Ancestral regulatory mechanisms specify conserved midbrain circuitry in arthropods and vertebrates

Jessika Bridi, Zoe Ludlow, Benjamin Kottler, B Hartmann, Lies Vanden Broeck, Jonah Dearlove, Markus Göker, Nicholas J. Strausfeld, Patrick Callaerts, Frank Hirth

Research output: Contribution to journalArticlepeer-review

99 Downloads (Pure)


Corresponding attributes of neural development and function suggest arthropod and vertebrate brains may have an evolutionarily conserved organization. However, the underlying mechanisms have remained elusive. Here we identify a gene regulatory and character identity network defining the deutocerebral tritocerebral boundary (DTB) in Drosophila. This network comprises genes homologous to those directing midbrain-hindbrain boundary (MHB) formation in vertebrates and their closest chordate relatives. Genetic tracing reveals that the embryonic DTB gives rise to adult midbrain circuits that in flies control auditory and vestibular information processing and motor coordination, as do MHB-derived circuits in vertebrates. DTB-specific gene expression and function is directed by cis-regulatory elements of developmental control genes that include homologs of mammalian Zinc finger of the cerebellum and Purkinje cell protein 4. Drosophila DTB-specific cis-regulatory elements correspond to regulatory sequences of human ENGRAILED-2, PAX-2 and DACHSHUND-1 that direct MHB-specific expression in the embryonic mouse brain. We show that cis-regulatory elements and the gene networks they regulate, direct the formation and function of midbrain circuits for balance and motor coordination in insects and mammals. Regulatory mechanisms mediating the genetic specification of cephalic neural circuits in arthropods correspond to those in chordates, thereby implying their origin before the divergence of deuterostomes and ecdysozoans.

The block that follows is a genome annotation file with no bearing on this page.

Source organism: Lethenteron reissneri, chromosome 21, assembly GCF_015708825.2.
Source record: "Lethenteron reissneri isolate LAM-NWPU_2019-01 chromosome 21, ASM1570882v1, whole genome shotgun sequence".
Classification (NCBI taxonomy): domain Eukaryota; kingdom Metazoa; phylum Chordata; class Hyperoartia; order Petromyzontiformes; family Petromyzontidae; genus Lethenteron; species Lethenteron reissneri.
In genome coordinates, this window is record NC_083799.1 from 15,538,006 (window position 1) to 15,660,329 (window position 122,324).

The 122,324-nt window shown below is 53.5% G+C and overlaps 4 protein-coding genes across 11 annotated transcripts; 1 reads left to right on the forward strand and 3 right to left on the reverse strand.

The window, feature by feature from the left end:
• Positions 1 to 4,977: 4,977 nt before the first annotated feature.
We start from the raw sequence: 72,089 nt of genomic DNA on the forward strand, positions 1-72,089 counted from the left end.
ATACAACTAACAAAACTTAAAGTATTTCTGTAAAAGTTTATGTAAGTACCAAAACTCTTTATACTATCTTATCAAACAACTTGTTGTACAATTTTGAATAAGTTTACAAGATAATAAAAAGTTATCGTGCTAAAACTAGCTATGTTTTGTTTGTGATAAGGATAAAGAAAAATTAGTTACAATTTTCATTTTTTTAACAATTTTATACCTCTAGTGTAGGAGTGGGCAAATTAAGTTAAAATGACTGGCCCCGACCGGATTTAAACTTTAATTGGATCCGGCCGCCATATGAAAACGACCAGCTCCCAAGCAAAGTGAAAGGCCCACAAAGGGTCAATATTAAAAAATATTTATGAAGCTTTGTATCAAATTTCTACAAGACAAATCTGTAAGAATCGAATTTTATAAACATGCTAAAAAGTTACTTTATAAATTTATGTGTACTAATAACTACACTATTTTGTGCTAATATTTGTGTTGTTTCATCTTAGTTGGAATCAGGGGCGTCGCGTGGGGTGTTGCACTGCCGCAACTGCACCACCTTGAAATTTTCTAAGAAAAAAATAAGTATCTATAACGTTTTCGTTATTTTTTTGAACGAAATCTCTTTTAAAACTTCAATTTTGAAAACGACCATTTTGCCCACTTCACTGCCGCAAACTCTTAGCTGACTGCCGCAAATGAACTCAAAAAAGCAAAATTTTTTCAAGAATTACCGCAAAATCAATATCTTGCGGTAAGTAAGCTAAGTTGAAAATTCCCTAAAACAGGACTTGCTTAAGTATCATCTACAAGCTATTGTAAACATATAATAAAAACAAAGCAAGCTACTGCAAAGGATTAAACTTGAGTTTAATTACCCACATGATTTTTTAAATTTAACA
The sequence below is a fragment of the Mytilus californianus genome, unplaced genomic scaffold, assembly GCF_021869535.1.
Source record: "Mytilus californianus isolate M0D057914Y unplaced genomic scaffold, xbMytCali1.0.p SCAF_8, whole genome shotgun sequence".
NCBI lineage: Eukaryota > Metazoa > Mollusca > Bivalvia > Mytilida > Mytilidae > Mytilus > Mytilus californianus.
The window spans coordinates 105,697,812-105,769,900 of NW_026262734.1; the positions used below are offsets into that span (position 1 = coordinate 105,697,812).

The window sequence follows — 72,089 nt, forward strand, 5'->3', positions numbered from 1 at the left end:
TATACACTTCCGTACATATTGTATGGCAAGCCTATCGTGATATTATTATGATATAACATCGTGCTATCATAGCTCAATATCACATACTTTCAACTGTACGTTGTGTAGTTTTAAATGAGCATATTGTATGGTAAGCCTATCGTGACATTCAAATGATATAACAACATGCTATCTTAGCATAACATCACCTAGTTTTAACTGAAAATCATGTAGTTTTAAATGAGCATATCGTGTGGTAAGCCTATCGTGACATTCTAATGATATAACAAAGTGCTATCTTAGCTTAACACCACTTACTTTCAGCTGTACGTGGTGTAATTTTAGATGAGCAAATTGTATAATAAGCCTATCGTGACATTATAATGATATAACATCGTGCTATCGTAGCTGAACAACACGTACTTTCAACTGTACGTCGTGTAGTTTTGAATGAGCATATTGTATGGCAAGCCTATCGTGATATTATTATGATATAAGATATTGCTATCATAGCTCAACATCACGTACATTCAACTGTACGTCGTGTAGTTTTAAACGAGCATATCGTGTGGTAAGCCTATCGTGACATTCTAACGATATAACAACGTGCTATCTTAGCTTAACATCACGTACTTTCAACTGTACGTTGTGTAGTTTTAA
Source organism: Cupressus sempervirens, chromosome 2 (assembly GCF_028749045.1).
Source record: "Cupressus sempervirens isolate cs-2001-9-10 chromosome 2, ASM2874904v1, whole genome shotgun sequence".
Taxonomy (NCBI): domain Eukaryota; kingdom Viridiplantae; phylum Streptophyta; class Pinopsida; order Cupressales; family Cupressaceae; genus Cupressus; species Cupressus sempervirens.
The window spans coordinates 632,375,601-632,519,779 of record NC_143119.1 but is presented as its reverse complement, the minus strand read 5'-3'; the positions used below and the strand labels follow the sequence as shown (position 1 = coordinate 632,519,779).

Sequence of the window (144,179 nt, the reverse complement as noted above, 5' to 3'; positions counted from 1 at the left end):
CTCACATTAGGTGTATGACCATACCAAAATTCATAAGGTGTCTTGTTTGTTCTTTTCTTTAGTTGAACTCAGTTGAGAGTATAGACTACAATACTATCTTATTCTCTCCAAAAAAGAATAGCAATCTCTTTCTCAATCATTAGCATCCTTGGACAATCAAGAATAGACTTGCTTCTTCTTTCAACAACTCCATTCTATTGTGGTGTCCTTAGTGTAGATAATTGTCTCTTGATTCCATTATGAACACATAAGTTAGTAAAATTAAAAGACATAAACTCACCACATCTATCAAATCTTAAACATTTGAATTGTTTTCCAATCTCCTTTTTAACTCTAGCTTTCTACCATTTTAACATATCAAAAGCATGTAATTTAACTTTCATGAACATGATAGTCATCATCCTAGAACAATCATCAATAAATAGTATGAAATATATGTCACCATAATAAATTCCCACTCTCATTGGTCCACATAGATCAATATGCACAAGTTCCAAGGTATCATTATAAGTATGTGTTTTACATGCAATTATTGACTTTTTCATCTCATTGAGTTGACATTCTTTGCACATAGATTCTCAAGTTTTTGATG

Original languageEnglish
JournalProceedings of the National Academy of Sciences of the United States of America
Publication statusAccepted/In press - 3 Jun 2020


Dive into the research topics of 'Ancestral regulatory mechanisms specify conserved midbrain circuitry in arthropods and vertebrates'. Together they form a unique fingerprint.

Cite this